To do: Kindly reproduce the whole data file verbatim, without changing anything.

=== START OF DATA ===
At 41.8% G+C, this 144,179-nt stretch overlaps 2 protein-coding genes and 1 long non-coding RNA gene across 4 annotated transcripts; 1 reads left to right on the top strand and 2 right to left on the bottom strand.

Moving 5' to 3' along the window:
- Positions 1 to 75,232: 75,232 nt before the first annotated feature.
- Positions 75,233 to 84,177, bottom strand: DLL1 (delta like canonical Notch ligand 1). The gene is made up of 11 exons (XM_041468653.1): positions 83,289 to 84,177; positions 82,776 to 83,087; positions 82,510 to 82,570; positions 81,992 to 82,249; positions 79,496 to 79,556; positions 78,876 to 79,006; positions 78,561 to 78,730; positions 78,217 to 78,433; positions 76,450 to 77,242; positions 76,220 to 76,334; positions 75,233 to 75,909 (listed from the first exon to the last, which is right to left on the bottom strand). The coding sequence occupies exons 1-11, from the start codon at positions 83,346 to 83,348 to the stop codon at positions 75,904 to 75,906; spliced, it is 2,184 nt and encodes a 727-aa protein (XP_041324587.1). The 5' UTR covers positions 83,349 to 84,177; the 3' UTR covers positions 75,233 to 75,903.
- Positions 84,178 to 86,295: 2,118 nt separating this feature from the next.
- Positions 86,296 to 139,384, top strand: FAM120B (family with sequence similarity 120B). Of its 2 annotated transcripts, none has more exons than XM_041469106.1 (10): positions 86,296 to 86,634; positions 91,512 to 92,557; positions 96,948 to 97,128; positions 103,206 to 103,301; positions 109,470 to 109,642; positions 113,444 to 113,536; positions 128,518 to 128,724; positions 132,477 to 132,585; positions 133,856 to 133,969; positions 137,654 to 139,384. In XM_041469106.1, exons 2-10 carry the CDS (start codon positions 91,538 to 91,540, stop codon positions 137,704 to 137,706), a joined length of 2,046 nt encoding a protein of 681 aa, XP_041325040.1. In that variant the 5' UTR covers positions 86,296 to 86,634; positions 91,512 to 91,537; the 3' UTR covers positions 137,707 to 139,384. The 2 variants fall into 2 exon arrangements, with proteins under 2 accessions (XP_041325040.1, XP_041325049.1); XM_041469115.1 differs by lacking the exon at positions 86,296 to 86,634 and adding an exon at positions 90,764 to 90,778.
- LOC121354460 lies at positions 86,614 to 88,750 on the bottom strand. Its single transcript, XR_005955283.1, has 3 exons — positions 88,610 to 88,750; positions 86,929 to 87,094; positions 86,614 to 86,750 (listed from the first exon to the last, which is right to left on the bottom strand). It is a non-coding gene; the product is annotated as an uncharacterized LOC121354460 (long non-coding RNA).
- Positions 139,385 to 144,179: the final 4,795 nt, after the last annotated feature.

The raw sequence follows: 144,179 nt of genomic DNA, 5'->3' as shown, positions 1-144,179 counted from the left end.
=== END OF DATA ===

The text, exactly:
At 41.8% G+C, this 144,179-nt stretch overlaps 2 protein-coding genes and 1 long non-coding RNA gene across 4 annotated transcripts; 1 reads left to right on the top strand and 2 right to left on the bottom strand.

Moving 5' to 3' along the window:
- Positions 1 to 75,232: 75,232 nt before the first annotated feature.
- Positions 75,233 to 84,177, bottom strand: DLL1 (delta like canonical Notch ligand 1). The gene is made up of 11 exons (XM_041468653.1): positions 83,289 to 84,177; positions 82,776 to 83,087; positions 82,510 to 82,570; positions 81,992 to 82,249; positions 79,496 to 79,556; positions 78,876 to 79,006; positions 78,561 to 78,730; positions 78,217 to 78,433; positions 76,450 to 77,242; positions 76,220 to 76,334; positions 75,233 to 75,909 (listed from the first exon to the last, which is right to left on the bottom strand). The coding sequence occupies exons 1-11, from the start codon at positions 83,346 to 83,348 to the stop codon at positions 75,904 to 75,906; spliced, it is 2,184 nt and encodes a 727-aa protein (XP_041324587.1). The 5' UTR covers positions 83,349 to 84,177; the 3' UTR covers positions 75,233 to 75,903.
- Positions 84,178 to 86,295: 2,118 nt separating this feature from the next.
- Positions 86,296 to 139,384, top strand: FAM120B (family with sequence similarity 120B). Of its 2 annotated transcripts, none has more exons than XM_041469106.1 (10): positions 86,296 to 86,634; positions 91,512 to 92,557; positions 96,948 to 97,128; positions 103,206 to 103,301; positions 109,470 to 109,642; positions 113,444 to 113,536; positions 128,518 to 128,724; positions 132,477 to 132,585; positions 133,856 to 133,969; positions 137,654 to 139,384. In XM_041469106.1, exons 2-10 carry the CDS (start codon positions 91,538 to 91,540, stop codon positions 137,704 to 137,706), a joined length of 2,046 nt encoding a protein of 681 aa, XP_041325040.1. In that variant the 5' UTR covers positions 86,296 to 86,634; positions 91,512 to 91,537; the 3' UTR covers positions 137,707 to 139,384. The 2 variants fall into 2 exon arrangements, with proteins under 2 accessions (XP_041325040.1, XP_041325049.1); XM_041469115.1 differs by lacking the exon at positions 86,296 to 86,634 and adding an exon at positions 90,764 to 90,778.
- LOC121354460 lies at positions 86,614 to 88,750 on the bottom strand. Its single transcript, XR_005955283.1, has 3 exons — positions 88,610 to 88,750; positions 86,929 to 87,094; positions 86,614 to 86,750 (listed from the first exon to the last, which is right to left on the bottom strand). It is a non-coding gene; the product is annotated as an uncharacterized LOC121354460 (long non-coding RNA).
- Positions 139,385 to 144,179: the final 4,795 nt, after the last annotated feature.

The raw sequence follows: 144,179 nt of genomic DNA, 5'->3' as shown, positions 1-144,179 counted from the left end.